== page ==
Powerful Drone Coverage for Quincy

Brewster Ambulance drone captures and provides critical information to firefighters during the October 2015 Captain's Cove Marina on Cove Way in Quincy. Read the full story here. We continue to support first responders and do aerial assessments to keep Quincy municipal workers, firefighters and law enforcement safe and informed.

The Brewster family and team assembling Operation Stay Warm packages for distribution by EMTs and paramedics to homeless and needy in Quincy.

Curating a Community of Caring

Winter is brutal everywhere in New England, there's no doubt. Our team is out in the field 24/7 and sees first hand the impact of below freezing temperatures on the homeless and needy. On several occasions, our team encountered people who were exposed to the environment without warm gloves or hats, let alone a place to sleep that was warm. In 2016, the Brewster family decided to address the need they were seeing every winter season and created an initiative called, "Operation Stay Warm," where gloves, hats and socks were purchased and assembled in individual kits to hand out to the needy by the team out in the field. Read more about this initiative that has also been rolled out to our other municipalities, including the City of Brockton.

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Clinical Innovation and improving Protocols for quincy

We will always strive to work closely with the state health department and EMS agencies to continue to improve and innovate the clinical procedures and medical equipment we use to do our jobs. One such initiative, which is typical practice for Brewster Ambulance as a company to do for their patients, is to invest and implement new protocols well before the state mandates such implementation, such as what we did with Levophed™ (norepinephrine bitartrate) and MedSystem III® IV Pumps.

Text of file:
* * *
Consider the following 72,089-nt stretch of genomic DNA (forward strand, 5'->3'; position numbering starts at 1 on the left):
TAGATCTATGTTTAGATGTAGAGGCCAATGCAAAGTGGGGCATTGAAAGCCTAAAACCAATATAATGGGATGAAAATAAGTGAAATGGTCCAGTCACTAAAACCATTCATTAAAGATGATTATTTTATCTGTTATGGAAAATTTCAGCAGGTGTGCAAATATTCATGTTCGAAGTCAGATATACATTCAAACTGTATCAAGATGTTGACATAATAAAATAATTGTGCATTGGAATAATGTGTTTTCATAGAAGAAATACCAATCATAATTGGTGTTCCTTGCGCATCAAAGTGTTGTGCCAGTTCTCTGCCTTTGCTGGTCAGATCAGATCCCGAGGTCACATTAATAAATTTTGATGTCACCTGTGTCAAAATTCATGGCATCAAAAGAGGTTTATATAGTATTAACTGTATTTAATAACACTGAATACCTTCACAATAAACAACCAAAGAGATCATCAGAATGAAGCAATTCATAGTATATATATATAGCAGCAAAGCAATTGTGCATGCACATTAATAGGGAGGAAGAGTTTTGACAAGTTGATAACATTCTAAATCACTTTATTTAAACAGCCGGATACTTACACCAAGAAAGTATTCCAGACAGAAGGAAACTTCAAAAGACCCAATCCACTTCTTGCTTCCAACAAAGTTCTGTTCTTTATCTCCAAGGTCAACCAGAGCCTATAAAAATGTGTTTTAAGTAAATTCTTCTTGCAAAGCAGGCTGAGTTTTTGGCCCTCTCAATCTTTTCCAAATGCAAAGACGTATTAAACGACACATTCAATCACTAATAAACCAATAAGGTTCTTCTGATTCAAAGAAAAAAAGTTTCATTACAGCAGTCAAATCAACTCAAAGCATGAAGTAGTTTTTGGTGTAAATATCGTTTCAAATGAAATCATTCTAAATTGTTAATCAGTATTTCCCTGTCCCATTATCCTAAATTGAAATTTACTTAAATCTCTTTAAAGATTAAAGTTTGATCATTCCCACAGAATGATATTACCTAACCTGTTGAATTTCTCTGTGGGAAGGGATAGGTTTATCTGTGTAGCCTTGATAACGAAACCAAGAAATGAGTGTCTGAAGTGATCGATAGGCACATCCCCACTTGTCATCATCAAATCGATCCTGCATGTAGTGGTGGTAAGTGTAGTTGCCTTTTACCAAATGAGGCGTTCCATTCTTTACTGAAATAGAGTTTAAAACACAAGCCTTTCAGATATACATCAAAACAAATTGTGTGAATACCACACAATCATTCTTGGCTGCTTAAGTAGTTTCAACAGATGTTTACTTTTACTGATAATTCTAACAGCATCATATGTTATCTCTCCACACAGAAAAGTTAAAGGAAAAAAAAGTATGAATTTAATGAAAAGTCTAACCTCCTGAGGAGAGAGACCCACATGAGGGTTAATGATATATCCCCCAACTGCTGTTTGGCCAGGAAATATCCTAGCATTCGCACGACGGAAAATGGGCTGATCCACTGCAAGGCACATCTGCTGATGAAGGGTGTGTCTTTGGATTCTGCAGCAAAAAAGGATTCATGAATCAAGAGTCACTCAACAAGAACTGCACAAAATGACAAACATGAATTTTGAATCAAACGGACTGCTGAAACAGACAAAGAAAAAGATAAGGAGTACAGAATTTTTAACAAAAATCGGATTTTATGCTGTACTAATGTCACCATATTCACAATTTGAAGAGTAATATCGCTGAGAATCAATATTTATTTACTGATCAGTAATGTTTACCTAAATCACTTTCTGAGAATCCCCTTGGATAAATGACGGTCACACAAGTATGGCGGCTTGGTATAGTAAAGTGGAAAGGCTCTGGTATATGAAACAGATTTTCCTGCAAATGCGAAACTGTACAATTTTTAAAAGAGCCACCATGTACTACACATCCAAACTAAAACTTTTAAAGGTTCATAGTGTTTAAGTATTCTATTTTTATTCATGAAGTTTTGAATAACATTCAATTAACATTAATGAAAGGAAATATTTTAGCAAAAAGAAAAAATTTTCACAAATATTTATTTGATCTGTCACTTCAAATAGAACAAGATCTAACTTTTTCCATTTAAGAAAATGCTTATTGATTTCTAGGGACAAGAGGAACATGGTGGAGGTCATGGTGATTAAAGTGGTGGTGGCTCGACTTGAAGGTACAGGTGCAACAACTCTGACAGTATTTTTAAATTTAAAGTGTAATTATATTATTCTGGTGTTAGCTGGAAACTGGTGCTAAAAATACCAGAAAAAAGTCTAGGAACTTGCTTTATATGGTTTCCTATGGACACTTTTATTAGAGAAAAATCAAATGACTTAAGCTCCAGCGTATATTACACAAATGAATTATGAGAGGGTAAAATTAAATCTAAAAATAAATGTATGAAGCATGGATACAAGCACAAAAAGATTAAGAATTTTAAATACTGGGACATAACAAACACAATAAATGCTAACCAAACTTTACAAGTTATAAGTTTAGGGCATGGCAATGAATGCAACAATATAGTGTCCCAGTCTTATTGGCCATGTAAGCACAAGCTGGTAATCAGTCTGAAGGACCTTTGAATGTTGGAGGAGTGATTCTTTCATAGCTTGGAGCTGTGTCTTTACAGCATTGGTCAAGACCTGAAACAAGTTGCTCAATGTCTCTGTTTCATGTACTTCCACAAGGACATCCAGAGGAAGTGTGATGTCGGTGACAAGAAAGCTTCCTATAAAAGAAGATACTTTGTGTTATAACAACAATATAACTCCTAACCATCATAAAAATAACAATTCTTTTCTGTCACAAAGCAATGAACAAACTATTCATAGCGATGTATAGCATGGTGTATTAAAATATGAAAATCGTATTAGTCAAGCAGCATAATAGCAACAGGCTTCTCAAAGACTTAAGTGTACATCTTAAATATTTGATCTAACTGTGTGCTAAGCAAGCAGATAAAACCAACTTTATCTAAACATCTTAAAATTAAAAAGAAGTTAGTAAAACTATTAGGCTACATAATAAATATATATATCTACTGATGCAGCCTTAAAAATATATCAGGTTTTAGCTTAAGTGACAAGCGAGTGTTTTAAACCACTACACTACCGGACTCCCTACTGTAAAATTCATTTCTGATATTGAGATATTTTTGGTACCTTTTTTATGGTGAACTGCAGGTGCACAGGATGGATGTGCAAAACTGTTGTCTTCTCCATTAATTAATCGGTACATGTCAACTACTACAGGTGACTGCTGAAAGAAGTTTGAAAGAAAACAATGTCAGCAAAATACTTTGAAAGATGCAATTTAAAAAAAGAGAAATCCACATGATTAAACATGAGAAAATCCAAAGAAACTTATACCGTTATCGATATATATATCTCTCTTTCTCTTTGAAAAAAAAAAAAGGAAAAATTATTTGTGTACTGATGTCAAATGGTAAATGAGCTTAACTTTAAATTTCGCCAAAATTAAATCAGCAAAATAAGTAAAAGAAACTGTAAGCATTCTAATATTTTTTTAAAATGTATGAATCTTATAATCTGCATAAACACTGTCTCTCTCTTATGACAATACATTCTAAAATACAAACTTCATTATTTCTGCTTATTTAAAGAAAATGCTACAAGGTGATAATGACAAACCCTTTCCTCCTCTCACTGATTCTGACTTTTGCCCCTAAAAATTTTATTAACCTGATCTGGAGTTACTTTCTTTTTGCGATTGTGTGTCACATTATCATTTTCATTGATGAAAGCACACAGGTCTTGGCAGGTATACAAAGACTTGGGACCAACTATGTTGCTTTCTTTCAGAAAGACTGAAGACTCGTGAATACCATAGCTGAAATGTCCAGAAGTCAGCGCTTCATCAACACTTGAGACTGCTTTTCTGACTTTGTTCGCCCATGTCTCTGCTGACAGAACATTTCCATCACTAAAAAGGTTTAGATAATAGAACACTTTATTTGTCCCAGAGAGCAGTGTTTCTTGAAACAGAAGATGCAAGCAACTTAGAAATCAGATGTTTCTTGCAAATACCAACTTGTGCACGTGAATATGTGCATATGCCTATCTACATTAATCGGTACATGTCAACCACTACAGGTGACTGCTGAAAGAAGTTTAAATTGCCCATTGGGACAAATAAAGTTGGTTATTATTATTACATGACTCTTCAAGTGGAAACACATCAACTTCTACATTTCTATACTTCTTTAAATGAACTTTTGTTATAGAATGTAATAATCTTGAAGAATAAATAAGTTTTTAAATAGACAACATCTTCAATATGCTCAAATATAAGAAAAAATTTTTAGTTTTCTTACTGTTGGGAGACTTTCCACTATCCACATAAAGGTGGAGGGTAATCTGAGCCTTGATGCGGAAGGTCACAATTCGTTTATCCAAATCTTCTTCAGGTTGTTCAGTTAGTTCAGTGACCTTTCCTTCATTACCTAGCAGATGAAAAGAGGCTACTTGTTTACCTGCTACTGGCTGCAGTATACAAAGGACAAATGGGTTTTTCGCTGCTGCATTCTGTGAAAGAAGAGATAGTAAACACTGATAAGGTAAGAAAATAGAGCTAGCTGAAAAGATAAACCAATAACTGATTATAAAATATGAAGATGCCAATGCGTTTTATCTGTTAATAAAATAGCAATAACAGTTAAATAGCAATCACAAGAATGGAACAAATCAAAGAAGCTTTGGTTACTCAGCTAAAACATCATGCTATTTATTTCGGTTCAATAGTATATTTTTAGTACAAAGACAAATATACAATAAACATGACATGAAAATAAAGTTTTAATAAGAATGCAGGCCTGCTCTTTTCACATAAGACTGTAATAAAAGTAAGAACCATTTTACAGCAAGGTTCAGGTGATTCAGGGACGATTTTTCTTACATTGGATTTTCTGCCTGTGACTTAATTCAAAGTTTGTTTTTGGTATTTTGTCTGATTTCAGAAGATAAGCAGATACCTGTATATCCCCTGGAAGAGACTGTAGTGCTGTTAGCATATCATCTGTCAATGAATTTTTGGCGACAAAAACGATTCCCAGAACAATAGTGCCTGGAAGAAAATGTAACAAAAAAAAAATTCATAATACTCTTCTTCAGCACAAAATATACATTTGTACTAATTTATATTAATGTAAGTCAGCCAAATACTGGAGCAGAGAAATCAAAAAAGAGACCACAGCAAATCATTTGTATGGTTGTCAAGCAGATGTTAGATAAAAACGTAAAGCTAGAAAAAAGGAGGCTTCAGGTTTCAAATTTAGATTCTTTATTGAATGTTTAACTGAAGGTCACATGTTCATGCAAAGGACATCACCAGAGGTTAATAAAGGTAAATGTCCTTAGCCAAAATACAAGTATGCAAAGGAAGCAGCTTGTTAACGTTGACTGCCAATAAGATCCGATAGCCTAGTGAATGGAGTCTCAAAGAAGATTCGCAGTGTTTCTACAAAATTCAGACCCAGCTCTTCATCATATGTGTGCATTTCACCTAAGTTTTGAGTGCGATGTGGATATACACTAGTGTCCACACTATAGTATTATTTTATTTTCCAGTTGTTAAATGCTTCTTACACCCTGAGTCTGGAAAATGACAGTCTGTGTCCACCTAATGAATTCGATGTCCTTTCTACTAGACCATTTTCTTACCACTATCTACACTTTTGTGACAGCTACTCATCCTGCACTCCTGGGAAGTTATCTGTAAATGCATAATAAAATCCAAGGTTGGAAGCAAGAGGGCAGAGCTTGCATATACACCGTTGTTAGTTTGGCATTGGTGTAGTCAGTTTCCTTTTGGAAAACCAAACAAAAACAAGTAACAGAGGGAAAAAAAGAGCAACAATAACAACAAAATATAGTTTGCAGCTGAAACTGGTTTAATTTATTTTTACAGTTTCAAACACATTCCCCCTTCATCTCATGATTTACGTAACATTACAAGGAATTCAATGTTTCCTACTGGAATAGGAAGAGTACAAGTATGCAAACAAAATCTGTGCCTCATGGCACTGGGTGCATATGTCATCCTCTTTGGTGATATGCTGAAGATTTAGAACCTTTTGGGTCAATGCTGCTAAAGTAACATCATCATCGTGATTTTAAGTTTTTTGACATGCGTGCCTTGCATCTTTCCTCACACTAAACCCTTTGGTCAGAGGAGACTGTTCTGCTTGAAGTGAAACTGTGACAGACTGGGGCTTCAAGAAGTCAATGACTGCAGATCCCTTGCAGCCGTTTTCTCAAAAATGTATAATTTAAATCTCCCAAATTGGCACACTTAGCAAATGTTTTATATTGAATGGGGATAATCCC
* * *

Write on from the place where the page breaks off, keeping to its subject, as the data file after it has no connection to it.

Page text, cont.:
Levophed is a new medication required by the state to replace dopamine because it was a better agent. It increases blood pressure, cardiac contractility, and is a better replacement for dopamine which has been associated with arrhythmias. Many EMS agencies refused to make the capital investment in this protocol and gave the state massive pushback, which made the state reverse its position on the mandate. However, not Brewster. We were ahead of the requirement by more than a year, invested in the equipment and implemented Levophed and nearly forty MedSystem III Infusion System IV pumps throughout our fleet in Quincy and our other municipalities.

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Every City Matters, every person matters

We care about Quincy, appreciate our partnership with the city and the people of Quincy, and will continue to support important clinical initiatives, protocols and practices that create a safer, better prepared community and keep our team and all Quincy first responders safe on the job. We always remember our values as a company and why we do what we do at Brewster: we are people helping people, with care, with kindness and with expertise.